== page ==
LINQed IN

Blog by Troy Magennis on Software Architecture, Development and Management

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Troy Magennis is a software developer living in Seattle, WA. Troy is a Microsoft MVP, the author of many articles, and the founder of HookedOnLINQ.com, a LINQ specific wiki reference site.
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The opinions expressed herein are my own personal opinions and do not represent my employer's view in anyway.

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Visualizing Code Change Impact and Database Dependencies

Its often difficult on large projects to keep track of all the additions as a system grows. When a project grows, it gets more difficult to keep all system drawings accurate and correct. If a drawing isn't automatically generated, then you can have little faith that it is absolutely up-to-date.

The alternative is to write tools that examine the code and draw representations of the systems continuously. This can be part of a nightly build, or a tool that can be run on-demand in order to make better decisions, resolve design issues early, and identify impact of changes.

In this instance I was having trouble keeping up with what Web Services we had; What Stored Procedures they relied upon, and what SQL Server tables those Stored Procedures depended upon.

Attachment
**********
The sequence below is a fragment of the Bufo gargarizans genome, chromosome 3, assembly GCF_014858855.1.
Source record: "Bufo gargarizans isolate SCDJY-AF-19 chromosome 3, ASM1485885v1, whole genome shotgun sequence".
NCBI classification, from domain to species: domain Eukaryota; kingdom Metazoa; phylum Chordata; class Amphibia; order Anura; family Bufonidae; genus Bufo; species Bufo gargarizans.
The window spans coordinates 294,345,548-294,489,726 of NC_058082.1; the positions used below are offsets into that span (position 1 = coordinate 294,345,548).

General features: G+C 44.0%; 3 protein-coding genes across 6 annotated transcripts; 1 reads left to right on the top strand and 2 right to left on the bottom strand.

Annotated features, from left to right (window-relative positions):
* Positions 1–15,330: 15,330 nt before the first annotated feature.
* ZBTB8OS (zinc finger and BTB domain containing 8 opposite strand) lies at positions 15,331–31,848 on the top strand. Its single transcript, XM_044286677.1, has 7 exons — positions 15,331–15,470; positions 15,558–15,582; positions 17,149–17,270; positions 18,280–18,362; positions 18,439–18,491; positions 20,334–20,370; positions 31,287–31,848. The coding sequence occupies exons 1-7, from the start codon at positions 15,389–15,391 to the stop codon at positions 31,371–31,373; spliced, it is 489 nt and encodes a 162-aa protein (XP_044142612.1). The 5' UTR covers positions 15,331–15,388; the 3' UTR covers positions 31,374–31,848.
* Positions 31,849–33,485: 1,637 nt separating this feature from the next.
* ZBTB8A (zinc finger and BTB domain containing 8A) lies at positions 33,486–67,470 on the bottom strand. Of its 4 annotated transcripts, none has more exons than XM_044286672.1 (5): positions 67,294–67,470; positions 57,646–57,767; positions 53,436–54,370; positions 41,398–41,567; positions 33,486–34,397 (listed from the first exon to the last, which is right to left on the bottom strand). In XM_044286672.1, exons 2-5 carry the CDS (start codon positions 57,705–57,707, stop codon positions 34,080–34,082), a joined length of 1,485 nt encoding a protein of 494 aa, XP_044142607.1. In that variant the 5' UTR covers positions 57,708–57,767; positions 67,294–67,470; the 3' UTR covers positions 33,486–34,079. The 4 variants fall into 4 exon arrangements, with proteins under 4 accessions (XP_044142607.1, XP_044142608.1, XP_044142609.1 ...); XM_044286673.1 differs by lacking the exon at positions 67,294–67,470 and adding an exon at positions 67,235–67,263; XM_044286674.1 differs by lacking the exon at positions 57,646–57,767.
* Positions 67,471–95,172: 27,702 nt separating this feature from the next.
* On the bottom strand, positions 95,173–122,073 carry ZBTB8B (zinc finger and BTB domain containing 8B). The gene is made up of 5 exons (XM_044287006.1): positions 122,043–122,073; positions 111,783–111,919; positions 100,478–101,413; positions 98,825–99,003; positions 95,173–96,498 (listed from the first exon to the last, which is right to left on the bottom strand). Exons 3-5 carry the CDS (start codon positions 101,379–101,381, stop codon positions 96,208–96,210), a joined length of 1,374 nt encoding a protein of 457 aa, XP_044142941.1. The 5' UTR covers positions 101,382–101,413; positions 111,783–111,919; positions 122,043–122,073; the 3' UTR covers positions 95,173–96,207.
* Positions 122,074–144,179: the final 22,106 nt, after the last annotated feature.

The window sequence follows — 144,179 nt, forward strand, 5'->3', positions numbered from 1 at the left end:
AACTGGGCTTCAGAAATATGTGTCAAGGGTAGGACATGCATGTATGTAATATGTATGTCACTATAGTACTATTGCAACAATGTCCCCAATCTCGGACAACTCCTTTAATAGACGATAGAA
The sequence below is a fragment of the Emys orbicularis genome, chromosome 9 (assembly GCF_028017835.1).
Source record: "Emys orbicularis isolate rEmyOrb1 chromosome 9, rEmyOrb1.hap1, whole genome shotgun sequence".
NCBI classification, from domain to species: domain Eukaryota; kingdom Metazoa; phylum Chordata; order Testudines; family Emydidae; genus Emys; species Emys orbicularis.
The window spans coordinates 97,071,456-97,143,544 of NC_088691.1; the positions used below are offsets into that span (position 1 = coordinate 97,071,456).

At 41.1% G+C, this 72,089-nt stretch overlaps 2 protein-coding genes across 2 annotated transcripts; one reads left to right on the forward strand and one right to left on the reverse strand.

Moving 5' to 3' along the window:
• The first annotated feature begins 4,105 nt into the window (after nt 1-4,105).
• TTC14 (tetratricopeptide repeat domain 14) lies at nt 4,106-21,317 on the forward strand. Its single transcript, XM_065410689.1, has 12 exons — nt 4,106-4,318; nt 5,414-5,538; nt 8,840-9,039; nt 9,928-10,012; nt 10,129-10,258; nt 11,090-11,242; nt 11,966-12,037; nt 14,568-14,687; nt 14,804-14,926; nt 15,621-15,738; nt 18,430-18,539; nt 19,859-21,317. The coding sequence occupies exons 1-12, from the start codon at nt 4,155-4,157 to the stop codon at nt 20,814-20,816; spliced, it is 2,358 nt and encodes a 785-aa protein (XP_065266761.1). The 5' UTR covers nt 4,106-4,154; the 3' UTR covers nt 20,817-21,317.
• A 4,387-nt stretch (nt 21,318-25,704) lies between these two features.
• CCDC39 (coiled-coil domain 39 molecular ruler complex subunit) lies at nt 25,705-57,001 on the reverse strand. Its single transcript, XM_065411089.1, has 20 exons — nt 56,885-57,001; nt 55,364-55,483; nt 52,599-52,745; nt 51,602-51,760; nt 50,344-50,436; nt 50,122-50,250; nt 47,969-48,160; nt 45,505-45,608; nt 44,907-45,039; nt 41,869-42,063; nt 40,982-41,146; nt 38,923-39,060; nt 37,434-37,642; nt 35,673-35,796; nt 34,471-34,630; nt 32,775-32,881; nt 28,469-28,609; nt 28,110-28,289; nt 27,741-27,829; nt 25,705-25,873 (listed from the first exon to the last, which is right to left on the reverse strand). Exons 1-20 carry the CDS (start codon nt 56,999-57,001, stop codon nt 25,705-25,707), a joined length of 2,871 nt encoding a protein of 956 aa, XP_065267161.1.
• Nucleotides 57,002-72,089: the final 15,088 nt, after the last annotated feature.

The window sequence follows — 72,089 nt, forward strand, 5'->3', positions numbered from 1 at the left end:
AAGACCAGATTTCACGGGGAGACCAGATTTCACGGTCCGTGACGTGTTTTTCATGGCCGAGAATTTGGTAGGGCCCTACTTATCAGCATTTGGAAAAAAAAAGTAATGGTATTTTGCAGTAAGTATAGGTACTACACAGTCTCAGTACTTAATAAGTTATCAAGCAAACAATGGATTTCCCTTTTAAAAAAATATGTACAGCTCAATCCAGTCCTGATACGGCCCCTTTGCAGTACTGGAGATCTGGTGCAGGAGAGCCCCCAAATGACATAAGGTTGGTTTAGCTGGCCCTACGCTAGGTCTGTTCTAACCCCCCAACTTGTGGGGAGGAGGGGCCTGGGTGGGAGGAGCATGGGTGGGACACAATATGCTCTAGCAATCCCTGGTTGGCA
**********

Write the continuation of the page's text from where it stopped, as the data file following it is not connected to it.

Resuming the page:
The application we wrote in a couple of days simply hunts through all *.cs files and uses Regular Expressions to find applicable code. It then uses Microsoft Research's Graph Drawing Tool "GLEE" to visually represent it. GLEE is incredibly easy to use and integrate. The following screen-shot (with the sensitive names removed) took less than 15 lines of code to produce (and a few hundred to do the Regular Expression hunting).

Service_Explorer

A side-benefit of this tool is that it forces the team to conform to the coding standards. If they want their new code to be incorporated into the latest drawings, follow the patterns provided.

Its great to come into work each morning and see what has been added, and to ensure that the cross-coupling even at the database level isn't going to cause use duress later in the project. We can quickly see what a DB schema change will impact. Sleeping much better now....

Troy.


Posted by t_magennis on Tuesday, July 15, 2008 10:30 AM
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